It's a new year and that means it's the perfect time to make (and stick to) some life-bettering resolutions. Okay, so really any time is the perfect time to do that, but if a fresh clean January page on your calendar is what motivates you to get started on it, then that's awesome.
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If you are jumping on the New Year's Resolution train, there's a good chance that one of your self-improvement promises involves getting your financial life in order. Whether you have a specific savings goal in mind or just want to finally start making a real dent in that student loan debt, there's a very cool app that can help you get there with absolutely no effort on your part (other than, you know, downloading the app): Paribus.
Once downloaded, Paribus works in the background to help you save money on purchases you've already made.
How does that magic work?
Well, it takes advantage of a long-time policy at many stores (both brick-and-mortar and online) to guarantee customers the lowest price available. Meaning, if you buy Lemonade by Beyoncé and you pay $15 for it, then it goes on sale the next week for $10, they'll refund you the difference. Great policy, right?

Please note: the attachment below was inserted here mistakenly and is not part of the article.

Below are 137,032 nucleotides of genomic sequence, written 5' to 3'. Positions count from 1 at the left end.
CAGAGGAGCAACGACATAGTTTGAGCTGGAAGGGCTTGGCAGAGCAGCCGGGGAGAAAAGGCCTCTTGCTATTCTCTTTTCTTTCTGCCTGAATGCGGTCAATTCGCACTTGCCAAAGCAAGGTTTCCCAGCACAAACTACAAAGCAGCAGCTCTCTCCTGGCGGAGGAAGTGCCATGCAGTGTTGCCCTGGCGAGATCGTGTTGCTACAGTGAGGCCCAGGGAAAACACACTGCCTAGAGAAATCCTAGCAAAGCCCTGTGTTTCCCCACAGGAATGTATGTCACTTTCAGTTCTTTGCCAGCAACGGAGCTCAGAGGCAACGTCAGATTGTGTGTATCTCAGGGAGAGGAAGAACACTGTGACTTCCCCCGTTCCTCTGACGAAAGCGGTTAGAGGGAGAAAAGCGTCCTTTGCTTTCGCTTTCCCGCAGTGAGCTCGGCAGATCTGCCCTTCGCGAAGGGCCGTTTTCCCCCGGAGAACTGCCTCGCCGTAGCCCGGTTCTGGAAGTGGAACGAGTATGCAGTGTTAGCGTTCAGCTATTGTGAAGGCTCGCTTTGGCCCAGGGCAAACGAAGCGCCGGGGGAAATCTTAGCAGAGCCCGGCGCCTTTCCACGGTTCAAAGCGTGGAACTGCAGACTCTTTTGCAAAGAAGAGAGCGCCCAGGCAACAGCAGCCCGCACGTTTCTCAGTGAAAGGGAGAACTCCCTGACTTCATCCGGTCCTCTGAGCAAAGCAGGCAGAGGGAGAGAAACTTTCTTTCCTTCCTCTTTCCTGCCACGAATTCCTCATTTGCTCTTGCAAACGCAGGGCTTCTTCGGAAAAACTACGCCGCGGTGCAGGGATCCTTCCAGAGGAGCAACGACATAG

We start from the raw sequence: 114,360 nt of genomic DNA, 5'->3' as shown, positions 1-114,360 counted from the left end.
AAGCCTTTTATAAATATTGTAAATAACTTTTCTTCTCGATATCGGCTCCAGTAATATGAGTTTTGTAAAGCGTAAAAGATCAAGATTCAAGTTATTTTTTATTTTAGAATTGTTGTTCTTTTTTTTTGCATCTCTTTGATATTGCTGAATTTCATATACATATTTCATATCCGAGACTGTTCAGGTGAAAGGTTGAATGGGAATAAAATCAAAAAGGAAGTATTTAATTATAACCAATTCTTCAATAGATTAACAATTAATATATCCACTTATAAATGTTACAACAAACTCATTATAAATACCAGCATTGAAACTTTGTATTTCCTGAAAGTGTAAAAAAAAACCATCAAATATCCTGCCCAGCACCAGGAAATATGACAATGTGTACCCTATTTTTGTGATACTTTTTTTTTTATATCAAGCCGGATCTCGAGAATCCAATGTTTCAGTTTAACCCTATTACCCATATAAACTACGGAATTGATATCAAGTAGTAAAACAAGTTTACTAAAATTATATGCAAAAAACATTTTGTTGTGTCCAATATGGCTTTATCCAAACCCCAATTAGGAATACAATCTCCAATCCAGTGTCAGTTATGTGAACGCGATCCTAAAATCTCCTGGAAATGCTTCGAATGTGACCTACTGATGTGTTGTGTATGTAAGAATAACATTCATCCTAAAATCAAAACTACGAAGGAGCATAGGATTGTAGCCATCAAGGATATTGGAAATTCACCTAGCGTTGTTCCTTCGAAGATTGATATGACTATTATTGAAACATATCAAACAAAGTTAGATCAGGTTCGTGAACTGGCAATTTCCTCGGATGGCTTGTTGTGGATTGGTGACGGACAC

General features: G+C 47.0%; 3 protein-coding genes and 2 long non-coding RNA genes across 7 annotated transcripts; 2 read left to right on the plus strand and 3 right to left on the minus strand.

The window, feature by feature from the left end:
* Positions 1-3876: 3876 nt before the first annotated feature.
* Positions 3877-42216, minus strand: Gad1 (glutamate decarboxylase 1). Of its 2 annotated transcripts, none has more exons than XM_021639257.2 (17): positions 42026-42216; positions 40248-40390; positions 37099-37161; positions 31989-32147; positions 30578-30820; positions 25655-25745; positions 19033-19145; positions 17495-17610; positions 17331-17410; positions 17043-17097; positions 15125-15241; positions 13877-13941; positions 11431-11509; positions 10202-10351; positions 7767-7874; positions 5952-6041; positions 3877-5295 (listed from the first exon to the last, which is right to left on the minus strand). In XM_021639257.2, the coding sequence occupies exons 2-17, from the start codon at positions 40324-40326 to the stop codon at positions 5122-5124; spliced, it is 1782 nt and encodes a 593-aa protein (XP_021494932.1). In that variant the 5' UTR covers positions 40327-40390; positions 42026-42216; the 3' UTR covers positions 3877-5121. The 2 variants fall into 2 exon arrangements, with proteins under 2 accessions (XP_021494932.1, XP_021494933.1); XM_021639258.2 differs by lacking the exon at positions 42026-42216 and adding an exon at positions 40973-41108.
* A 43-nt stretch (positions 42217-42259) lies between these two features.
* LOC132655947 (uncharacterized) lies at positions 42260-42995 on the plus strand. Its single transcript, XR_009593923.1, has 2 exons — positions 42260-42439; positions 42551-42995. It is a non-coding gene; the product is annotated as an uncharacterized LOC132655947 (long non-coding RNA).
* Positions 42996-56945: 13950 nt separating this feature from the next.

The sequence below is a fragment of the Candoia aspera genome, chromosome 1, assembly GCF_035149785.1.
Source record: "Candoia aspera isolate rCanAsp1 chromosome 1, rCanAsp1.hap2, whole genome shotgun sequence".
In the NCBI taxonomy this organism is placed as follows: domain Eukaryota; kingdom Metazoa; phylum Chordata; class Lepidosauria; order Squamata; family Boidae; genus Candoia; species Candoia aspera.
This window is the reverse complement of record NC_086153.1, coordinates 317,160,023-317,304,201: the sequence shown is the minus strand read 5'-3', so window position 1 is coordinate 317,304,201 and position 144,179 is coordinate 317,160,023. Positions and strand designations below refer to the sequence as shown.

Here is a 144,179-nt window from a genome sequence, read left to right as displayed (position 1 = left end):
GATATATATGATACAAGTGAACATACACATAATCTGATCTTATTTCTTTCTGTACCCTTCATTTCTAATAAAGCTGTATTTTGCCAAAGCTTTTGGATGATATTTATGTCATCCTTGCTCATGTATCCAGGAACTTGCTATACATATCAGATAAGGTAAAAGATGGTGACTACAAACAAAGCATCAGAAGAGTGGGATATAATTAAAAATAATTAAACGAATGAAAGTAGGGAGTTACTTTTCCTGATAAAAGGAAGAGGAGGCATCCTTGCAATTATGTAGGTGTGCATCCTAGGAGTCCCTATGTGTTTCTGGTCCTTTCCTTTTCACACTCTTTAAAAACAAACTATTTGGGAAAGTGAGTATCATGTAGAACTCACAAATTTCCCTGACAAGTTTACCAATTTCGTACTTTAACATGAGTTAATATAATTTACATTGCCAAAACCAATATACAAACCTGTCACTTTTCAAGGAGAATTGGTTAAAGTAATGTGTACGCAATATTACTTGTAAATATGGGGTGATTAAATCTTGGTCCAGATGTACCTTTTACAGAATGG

The catch, of course, is that taking advantage of these policies means doing research, sending the company proof, and actually asking for the lower price. That's a lot more work than most people are willing to do on a consistent basis.
This is where Paribus comes in. Paribus tracks your online purchases and the price fluxuations. If the app finds a cheaper price elsewhere, it will contact the store for you and send the rebate directly to you, which means ~free money~.
Rick Broida at CNET recently shared screenshots from his own Paribus account that give you a little insight into how the app looks. You can use it on desktop (especially handy if you're the old school type who does the bulk of their online shopping on a computer) or mobile.
What's the catch?
There are a couple of "downsides" to using Paribus. The first is that you sacrifice some privacy (in order to work its magic, the app needs access to your email and credit card info—although it promises that it only looks at receipts in users' email accounts). The second is that Paribus takes a percentage of all of money it finds for you. When you sign up, the default is 25%, but you can lower that by referring friends to the service. If you sign up enough friends, your percentage will eventually go down to zero.
Yes, 25% sounds like a lot, but if you're the kind of person who will get zero percent of the rebates if left to handle it on your own, then 75% is a big improvement.
How much can you really save?
Depending on how much you spend online and where you shop, potentially a LOT.
In Spring of 2016, Paribus reported getting users between 5 and 15% back on most purchases, according to Life Hacker. If you do the bulk of your shopping online or get a significant refund on a high-priced purchase, Paribus could end up saving you quite a bit.
To try Paribus for yourself, sign up here and download the app to get started.